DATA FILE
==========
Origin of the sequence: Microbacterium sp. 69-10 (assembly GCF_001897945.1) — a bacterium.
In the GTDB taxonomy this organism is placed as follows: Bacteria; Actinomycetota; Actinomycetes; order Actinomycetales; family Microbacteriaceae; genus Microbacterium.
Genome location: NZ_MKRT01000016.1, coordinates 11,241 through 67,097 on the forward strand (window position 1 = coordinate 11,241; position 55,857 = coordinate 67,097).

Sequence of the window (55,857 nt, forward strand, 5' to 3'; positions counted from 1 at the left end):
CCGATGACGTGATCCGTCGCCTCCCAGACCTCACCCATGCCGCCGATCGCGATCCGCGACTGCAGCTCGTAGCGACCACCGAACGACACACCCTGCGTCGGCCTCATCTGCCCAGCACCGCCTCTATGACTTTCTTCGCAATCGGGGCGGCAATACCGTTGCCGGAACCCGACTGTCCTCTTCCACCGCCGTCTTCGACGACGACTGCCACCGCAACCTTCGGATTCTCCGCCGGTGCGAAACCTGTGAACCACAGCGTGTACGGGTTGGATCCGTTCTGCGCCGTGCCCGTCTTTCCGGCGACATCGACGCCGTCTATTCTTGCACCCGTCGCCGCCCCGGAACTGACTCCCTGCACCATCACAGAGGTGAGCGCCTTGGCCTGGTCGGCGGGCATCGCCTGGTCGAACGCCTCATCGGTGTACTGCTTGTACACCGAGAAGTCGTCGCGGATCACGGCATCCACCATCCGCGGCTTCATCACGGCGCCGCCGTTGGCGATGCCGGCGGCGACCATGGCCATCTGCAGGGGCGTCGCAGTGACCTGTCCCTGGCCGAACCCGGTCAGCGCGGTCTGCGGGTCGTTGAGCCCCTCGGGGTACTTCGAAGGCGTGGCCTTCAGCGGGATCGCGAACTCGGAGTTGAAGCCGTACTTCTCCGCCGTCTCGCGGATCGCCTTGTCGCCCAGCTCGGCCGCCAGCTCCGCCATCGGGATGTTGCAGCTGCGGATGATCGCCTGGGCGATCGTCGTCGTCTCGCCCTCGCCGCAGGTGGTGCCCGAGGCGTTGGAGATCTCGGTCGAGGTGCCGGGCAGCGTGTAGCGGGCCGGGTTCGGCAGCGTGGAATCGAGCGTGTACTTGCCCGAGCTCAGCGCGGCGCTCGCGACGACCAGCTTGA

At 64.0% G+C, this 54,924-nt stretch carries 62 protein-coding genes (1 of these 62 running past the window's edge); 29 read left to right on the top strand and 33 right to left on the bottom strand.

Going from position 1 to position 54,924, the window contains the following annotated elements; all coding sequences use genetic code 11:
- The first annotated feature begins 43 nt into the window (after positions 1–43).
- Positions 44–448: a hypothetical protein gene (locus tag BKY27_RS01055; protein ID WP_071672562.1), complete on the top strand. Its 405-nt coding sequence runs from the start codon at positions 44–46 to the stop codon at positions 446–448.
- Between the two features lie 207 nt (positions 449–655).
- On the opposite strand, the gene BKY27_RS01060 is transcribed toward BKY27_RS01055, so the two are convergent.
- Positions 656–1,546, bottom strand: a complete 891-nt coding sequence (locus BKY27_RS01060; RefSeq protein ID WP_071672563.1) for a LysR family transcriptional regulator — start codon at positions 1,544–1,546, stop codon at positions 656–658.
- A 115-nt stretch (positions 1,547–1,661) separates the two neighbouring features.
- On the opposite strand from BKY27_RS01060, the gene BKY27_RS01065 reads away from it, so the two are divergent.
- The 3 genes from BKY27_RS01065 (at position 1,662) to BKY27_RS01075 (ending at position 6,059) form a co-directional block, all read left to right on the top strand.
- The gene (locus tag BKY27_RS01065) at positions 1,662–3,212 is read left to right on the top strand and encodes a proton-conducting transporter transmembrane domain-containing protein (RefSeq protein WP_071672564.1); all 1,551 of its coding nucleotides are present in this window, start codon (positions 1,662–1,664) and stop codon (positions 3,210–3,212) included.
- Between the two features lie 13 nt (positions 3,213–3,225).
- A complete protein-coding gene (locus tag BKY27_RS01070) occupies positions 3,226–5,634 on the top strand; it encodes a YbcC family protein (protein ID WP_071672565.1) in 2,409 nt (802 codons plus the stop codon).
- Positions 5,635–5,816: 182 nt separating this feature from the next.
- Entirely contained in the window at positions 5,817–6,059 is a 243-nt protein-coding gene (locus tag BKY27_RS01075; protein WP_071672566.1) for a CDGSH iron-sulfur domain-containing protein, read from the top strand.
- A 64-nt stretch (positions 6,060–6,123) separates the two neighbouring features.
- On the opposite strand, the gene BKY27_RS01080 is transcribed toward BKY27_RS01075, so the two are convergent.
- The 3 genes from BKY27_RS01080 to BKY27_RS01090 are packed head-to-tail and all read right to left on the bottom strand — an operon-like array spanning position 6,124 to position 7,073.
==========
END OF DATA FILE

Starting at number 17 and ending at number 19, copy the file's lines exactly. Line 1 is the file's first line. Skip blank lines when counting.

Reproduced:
- Between the two features lie 13 nt (positions 3,213–3,225).
- A complete protein-coding gene (locus tag BKY27_RS01070) occupies positions 3,226–5,634 on the top strand; it encodes a YbcC family protein (protein ID WP_071672565.1) in 2,409 nt (802 codons plus the stop codon).
- Positions 5,635–5,816: 182 nt separating this feature from the next.